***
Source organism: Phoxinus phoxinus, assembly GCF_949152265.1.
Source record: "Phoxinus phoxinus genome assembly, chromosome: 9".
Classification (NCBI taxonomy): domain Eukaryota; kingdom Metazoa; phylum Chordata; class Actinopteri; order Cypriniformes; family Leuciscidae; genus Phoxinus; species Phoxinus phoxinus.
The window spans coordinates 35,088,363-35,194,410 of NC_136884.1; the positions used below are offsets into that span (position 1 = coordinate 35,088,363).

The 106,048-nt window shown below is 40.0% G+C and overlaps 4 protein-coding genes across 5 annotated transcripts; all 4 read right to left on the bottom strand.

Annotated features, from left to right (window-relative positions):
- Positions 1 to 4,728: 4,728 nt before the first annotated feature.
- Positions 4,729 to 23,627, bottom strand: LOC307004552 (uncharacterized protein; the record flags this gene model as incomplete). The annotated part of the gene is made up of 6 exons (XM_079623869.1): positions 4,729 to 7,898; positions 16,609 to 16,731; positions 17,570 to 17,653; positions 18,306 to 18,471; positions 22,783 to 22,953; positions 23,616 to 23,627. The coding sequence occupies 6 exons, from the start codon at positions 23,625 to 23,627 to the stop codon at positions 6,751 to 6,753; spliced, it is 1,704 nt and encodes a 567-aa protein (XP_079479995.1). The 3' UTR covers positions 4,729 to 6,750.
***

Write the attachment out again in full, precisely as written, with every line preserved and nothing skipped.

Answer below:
Source organism: Phoxinus phoxinus, assembly GCF_949152265.1.
Source record: "Phoxinus phoxinus genome assembly, chromosome: 9".
Classification (NCBI taxonomy): domain Eukaryota; kingdom Metazoa; phylum Chordata; class Actinopteri; order Cypriniformes; family Leuciscidae; genus Phoxinus; species Phoxinus phoxinus.
The window spans coordinates 35,088,363-35,194,410 of NC_136884.1; the positions used below are offsets into that span (position 1 = coordinate 35,088,363).

The 106,048-nt window shown below is 40.0% G+C and overlaps 4 protein-coding genes across 5 annotated transcripts; all 4 read right to left on the bottom strand.

Annotated features, from left to right (window-relative positions):
- Positions 1 to 4,728: 4,728 nt before the first annotated feature.
- Positions 4,729 to 23,627, bottom strand: LOC307004552 (uncharacterized protein; the record flags this gene model as incomplete). The annotated part of the gene is made up of 6 exons (XM_079623869.1): positions 4,729 to 7,898; positions 16,609 to 16,731; positions 17,570 to 17,653; positions 18,306 to 18,471; positions 22,783 to 22,953; positions 23,616 to 23,627. The coding sequence occupies 6 exons, from the start codon at positions 23,625 to 23,627 to the stop codon at positions 6,751 to 6,753; spliced, it is 1,704 nt and encodes a 567-aa protein (XP_079479995.1). The 3' UTR covers positions 4,729 to 6,750.